For those, like myself, who write in the science fiction / fantasy genre, this advice seems pretty counter-intuitive. After all, if you're writing about technology that doesn't actually exist, or a planet millions of light years away, or a magic system that is fueled by self-sacrifice, it's hard to use anything even approaching personal experience to write about such things.
However, I believe this advice is generally helpful. In particular, I think it is a helpful exercise to ask yourself what you know or have experienced that is unique or special, and to use your understanding of that particular subject matter as a means to differentiate yourself from other writers in the genre.
In the online lectures of his creative writing class at Brigham Young University, Brandon Sanderson makes the comment in one of his lectures that writers generally come in two varieties when it comes to this topic. First, you have those who know a great deal about a particular topic and focus on that in their writing. Second, you have those who have a surprisingly broad but shallow understanding of a great number of different areas, and thus touch on a lot of different things in their writing.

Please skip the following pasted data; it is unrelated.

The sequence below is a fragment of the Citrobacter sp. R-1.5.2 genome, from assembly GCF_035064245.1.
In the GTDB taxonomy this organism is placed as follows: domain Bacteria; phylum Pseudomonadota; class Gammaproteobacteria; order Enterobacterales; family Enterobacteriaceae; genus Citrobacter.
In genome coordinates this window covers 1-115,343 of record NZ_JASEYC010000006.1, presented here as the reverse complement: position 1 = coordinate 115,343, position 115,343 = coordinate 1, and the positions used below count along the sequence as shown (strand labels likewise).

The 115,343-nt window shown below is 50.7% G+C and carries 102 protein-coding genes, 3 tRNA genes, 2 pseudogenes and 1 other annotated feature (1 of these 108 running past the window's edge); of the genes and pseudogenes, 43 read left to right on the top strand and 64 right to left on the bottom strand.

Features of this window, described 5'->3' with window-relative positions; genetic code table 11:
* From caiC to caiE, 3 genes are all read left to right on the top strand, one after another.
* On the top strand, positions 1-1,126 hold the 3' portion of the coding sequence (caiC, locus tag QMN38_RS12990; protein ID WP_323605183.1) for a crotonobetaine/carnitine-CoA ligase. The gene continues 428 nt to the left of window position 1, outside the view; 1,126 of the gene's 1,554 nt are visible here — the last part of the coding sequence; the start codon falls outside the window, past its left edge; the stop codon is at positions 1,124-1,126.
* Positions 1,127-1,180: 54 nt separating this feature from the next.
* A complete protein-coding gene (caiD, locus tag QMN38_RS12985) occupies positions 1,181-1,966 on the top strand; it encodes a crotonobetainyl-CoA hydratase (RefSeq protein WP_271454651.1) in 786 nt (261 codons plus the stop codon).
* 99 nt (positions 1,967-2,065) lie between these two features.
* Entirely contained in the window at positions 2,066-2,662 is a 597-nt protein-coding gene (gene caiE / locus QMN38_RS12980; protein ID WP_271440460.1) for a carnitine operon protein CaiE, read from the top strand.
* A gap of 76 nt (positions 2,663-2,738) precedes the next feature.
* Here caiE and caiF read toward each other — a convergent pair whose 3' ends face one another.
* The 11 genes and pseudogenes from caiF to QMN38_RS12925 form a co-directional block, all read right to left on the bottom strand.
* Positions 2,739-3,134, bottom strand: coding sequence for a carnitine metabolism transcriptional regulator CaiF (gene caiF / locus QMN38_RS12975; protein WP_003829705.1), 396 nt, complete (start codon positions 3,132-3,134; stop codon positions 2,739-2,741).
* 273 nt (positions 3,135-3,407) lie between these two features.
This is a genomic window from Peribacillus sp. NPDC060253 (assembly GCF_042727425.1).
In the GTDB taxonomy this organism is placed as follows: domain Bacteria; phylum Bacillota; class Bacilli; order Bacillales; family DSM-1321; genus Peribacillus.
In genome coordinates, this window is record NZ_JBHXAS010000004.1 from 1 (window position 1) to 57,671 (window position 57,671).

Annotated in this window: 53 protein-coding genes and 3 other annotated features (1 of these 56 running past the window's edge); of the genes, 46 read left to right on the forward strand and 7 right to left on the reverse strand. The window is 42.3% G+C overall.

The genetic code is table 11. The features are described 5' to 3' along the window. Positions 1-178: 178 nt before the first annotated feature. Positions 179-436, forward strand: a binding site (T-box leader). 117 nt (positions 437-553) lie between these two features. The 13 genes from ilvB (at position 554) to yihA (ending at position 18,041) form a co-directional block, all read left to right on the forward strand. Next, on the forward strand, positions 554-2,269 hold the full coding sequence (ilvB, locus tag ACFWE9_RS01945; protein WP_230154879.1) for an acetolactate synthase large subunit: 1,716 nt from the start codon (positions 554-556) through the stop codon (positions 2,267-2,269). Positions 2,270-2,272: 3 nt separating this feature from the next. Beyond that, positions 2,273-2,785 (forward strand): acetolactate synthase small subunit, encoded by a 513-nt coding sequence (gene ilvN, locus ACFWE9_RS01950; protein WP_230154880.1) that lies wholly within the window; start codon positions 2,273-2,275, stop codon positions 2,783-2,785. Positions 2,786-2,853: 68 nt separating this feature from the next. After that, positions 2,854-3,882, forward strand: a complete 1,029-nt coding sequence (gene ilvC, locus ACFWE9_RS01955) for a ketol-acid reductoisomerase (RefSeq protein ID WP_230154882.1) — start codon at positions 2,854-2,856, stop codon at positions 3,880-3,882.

Next Thursday, I intend to focus on an area that I believe has not been treated adequately in the science fiction / fantasy genre and in which I am somewhat of an expert. But for now, I want you, my readers, to puzzle over two questions:
- What knowledge or experiences do I possess that are (at least somewhat) unique from other people around me?
- How might I use that unique subject matter in my creative expressions, including writing?